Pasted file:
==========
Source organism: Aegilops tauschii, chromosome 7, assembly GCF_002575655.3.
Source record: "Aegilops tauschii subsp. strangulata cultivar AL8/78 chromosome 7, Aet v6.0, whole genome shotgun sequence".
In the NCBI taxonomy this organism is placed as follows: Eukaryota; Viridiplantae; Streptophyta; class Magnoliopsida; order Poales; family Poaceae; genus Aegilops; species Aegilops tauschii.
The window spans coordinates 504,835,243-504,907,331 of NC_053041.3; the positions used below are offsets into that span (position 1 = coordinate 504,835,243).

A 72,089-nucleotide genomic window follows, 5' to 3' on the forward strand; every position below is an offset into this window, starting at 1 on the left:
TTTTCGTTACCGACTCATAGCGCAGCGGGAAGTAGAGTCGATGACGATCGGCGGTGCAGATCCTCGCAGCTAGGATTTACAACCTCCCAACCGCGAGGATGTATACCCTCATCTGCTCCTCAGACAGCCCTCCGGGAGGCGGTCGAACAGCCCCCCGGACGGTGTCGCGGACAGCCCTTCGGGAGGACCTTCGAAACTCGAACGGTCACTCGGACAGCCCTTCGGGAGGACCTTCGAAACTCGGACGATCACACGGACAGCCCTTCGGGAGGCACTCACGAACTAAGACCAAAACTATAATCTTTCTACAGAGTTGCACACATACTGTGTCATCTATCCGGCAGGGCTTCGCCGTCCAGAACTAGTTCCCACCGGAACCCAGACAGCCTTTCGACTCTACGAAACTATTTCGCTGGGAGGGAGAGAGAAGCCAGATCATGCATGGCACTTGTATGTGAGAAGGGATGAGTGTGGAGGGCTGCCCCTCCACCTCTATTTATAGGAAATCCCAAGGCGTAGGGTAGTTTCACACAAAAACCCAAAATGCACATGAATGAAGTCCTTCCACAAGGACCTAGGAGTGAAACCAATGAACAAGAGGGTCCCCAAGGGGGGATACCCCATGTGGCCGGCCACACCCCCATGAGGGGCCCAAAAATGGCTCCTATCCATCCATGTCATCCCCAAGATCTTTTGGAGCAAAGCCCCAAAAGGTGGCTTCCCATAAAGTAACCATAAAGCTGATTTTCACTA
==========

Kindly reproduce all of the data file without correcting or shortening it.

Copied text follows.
Source organism: Aegilops tauschii, chromosome 7, assembly GCF_002575655.3.
Source record: "Aegilops tauschii subsp. strangulata cultivar AL8/78 chromosome 7, Aet v6.0, whole genome shotgun sequence".
In the NCBI taxonomy this organism is placed as follows: Eukaryota; Viridiplantae; Streptophyta; class Magnoliopsida; order Poales; family Poaceae; genus Aegilops; species Aegilops tauschii.
The window spans coordinates 504,835,243-504,907,331 of NC_053041.3; the positions used below are offsets into that span (position 1 = coordinate 504,835,243).

A 72,089-nucleotide genomic window follows, 5' to 3' on the forward strand; every position below is an offset into this window, starting at 1 on the left:
TTTTCGTTACCGACTCATAGCGCAGCGGGAAGTAGAGTCGATGACGATCGGCGGTGCAGATCCTCGCAGCTAGGATTTACAACCTCCCAACCGCGAGGATGTATACCCTCATCTGCTCCTCAGACAGCCCTCCGGGAGGCGGTCGAACAGCCCCCCGGACGGTGTCGCGGACAGCCCTTCGGGAGGACCTTCGAAACTCGAACGGTCACTCGGACAGCCCTTCGGGAGGACCTTCGAAACTCGGACGATCACACGGACAGCCCTTCGGGAGGCACTCACGAACTAAGACCAAAACTATAATCTTTCTACAGAGTTGCACACATACTGTGTCATCTATCCGGCAGGGCTTCGCCGTCCAGAACTAGTTCCCACCGGAACCCAGACAGCCTTTCGACTCTACGAAACTATTTCGCTGGGAGGGAGAGAGAAGCCAGATCATGCATGGCACTTGTATGTGAGAAGGGATGAGTGTGGAGGGCTGCCCCTCCACCTCTATTTATAGGAAATCCCAAGGCGTAGGGTAGTTTCACACAAAAACCCAAAATGCACATGAATGAAGTCCTTCCACAAGGACCTAGGAGTGAAACCAATGAACAAGAGGGTCCCCAAGGGGGGATACCCCATGTGGCCGGCCACACCCCCATGAGGGGCCCAAAAATGGCTCCTATCCATCCATGTCATCCCCAAGATCTTTTGGAGCAAAGCCCCAAAAGGTGGCTTCCCATAAAGTAACCATAAAGCTGATTTTCACTA